Even The Christian Science Monitor came out in opposition to the idea, citing data from the Centers for Disease Control and Prevention that said almost half of marriages that took place between people younger than 18 ended in divorce within 10 years. In some places, his advice isn't even legal.

Claims AIDS and STDs are God's punishment for the immoral

Robertson released his book UnPHILtered in 2014, and while he was promoting it, he spoke on the Family Research Council's Tony Perkins radio show. There, he shared the belief that AIDS and STDs are God's way of punishing people who are gay and otherwise sexually immoral.

"Do you think it's a coincidence that all of these debilitating — literally that can cause death — diseases follow that kind of conduct? God says, 'One woman, one man,' and everyone says, 'Oh, that's old hat, that's old Bible stuff.' But I'm thinking, well let's see now. A clean guy — a disease-free guy and a disease-free woman — they marry and they keep their sex between the two of them. They're not going to get chlamydia, and gonorrhea, and syphilis, and AIDS. It's safe."

He goes on to say that it's only when you get outside of those confines that people are punished, and that it's pretty clear what's going on here.

His ideas on "No Jesus" societies: the Japanese, Islam and the Nazis

Speaking at the Conservative Political Action Conference in 2015, Robertson got both cheers and moments of stunned silence, according to the International Business Times. In addition to making the bizarre declaration that "Jesus is the only thing between you and herpes," he went on to take aim at various societies that didn't accept Jesus.

When MSNBC reported on his speech, they called it rambling and occasionally incoherent. It was only in the last ten minutes he started in on Jesus-free societies, saying America needed to use the Bible as a weapon to keep out "the British" and "the Nazis," going on to say that there were a few things the Nazis, communists, ISIS, Islam, Stalin, and Shintoists all had in common — not only was there no Jesus, but they were all about "murder" and "territorial conquest."

Suggesting black people were happier pre-Civil Rights

A lot of the fallout over Robertson's infamous GQ interview came over his anti-gay comments, but there was a huge amount of racism buried in that interview, too.

Robertson, who grew up in Louisiana long before the idea of Civil Rights changed the country, was asked if he witnessed the hate and bigotry we hear about all the time. He responded with some pretty unthinkable comments, saying, "I never, with my eyes, saw the mistreatment of any black person. Not once. Where we lived was all farmers. The blacks worked for the farmers. I hoed cotton with them. I'm with the blacks, because we're white trash. We're going across the field... they're singing and happy. I never heard one of them, one black person, say, I tell you what: These doggone white people — not a word! Pre-entitlement, pre-welfare, you say: Were they happy? They were godly; they were happy; no one was singing the blues."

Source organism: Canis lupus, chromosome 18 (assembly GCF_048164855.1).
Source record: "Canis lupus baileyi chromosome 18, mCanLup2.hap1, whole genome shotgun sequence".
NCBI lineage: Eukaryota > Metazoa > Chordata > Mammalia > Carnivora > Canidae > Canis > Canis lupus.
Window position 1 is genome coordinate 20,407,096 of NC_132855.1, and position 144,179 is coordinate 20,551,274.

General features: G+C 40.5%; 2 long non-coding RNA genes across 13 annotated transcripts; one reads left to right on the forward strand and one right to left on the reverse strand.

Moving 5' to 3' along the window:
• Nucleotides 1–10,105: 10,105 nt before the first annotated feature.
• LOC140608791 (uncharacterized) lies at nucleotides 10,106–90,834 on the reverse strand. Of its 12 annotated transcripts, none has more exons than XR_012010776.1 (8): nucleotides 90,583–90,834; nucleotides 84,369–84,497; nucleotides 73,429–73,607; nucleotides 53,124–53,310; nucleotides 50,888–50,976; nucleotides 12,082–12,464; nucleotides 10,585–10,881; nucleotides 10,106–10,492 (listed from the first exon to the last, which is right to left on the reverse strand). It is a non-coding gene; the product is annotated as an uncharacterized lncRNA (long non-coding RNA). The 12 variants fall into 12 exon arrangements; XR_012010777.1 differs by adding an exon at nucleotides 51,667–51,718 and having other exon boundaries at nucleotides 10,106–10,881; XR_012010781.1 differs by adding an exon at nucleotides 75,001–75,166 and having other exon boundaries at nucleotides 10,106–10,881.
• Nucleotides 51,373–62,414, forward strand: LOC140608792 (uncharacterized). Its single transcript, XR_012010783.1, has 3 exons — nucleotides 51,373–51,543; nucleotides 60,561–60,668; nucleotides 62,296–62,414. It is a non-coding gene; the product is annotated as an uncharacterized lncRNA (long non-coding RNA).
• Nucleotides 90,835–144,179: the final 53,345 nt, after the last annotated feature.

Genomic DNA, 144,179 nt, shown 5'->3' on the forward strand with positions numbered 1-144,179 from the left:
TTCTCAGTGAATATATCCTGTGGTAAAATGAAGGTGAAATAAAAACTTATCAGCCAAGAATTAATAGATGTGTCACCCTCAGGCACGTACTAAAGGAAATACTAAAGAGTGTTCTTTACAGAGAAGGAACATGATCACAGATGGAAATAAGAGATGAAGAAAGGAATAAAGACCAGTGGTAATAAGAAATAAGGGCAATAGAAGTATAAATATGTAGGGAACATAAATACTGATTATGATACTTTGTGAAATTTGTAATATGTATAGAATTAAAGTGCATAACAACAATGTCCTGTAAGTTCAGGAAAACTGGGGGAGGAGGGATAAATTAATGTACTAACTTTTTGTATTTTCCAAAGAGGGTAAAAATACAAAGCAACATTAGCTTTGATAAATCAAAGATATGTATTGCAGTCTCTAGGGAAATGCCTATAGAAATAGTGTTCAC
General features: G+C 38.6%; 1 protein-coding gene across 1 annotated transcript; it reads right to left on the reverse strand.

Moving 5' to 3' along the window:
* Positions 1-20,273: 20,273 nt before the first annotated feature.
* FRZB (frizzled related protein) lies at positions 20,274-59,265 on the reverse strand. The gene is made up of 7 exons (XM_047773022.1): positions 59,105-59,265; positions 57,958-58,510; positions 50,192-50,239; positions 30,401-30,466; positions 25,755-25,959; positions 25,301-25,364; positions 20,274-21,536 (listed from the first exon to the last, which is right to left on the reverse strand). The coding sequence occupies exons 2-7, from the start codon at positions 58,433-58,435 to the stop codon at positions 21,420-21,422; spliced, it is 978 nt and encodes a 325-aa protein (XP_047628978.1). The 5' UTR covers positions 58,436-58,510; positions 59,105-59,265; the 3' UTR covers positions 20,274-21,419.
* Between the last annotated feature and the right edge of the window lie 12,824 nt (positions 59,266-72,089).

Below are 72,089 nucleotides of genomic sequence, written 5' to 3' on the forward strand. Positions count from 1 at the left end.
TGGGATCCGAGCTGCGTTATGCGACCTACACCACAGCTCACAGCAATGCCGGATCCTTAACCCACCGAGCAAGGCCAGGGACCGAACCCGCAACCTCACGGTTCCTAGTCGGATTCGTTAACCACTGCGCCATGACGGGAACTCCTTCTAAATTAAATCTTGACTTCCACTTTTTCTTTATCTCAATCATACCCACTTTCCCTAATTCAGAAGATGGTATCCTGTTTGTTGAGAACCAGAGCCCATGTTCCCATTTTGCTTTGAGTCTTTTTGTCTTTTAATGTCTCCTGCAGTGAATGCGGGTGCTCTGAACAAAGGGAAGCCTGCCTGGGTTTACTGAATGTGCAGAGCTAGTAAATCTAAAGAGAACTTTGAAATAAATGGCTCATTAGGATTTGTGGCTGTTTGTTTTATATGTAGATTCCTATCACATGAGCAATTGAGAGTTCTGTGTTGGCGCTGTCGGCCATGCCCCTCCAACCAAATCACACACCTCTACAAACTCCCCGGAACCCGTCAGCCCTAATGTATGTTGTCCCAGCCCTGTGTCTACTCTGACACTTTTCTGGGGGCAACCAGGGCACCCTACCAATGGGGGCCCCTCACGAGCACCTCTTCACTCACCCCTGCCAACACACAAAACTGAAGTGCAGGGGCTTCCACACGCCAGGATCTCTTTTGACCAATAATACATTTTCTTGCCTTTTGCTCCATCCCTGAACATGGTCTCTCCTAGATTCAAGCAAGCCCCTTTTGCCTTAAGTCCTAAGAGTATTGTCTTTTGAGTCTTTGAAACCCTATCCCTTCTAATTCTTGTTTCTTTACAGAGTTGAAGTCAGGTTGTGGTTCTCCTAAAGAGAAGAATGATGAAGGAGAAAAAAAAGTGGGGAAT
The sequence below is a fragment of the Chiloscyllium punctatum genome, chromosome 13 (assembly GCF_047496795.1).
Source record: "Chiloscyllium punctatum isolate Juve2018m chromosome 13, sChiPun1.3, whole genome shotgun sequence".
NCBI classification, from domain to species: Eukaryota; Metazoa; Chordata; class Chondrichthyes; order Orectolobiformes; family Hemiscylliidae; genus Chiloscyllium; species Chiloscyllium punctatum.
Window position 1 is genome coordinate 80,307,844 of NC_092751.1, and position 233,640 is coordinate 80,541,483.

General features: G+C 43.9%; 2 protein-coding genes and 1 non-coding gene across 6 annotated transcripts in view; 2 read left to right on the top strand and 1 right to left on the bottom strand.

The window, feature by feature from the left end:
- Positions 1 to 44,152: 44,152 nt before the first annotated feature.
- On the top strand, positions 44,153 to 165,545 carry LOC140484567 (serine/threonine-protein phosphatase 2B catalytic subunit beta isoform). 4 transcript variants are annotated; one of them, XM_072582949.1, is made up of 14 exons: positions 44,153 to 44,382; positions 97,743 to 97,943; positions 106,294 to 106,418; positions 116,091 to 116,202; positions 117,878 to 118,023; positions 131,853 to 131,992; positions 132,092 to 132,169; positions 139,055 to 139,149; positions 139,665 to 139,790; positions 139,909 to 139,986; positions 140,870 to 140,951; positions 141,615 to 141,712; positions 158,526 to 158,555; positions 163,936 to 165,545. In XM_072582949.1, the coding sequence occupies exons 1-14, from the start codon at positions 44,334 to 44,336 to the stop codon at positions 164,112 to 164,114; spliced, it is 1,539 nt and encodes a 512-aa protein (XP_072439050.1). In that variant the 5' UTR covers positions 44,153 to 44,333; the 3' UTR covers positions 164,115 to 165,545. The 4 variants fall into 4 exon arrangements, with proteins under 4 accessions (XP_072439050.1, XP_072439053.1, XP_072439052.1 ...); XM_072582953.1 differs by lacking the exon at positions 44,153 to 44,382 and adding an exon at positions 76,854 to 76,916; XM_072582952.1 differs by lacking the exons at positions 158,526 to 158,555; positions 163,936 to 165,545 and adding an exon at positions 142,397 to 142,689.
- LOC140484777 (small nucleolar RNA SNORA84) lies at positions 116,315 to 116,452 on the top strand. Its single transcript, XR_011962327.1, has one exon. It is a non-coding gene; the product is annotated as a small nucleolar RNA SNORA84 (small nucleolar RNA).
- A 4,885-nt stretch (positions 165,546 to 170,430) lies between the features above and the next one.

Later, Robertson tried to address the backlash over his comments with a strange attempt at justification that really didn't make a whole lot of sense. He said that he was nothing more than a product of the 1960s, and that he's most concerned with teaching anyone who will listen about Christ and the Bible, while definitely not hurting or disrespecting anyone. It's a baffling comment that leaves more unexplained than understood.

His graphic descriptions of rape, murder and atheism

In March 2015, Phil Robertson gave an incredibly disturbing speech at the Vero Beach Prayer Breakfast. It was based in the idea that since Christianity teaches that it's God who has given humanity a moral code to live by, someone who's an atheist clearly hasn't received that moral code. They don't know how to act, Robertson's theory goes, and they have no idea what's good and what's bad.

Robertson spun a horrible tale about two men breaking into the home of an atheist and tying him up. After raping and killing his daughters and beheading his wife, they start to torture him. Since he's an atheist, though, Robertson imagines his response to be, "[...] something about this just ain't right."

Not surprisingly, the atheist response was one of outright horror at the idea they think torture, murder and rape is acceptable behavior, just because they're atheists.

Preaching liberals are worse than Hitler and Stalin

At the same Vero Beach talk, he also took aim at another group he believes are sinners in league with Satan.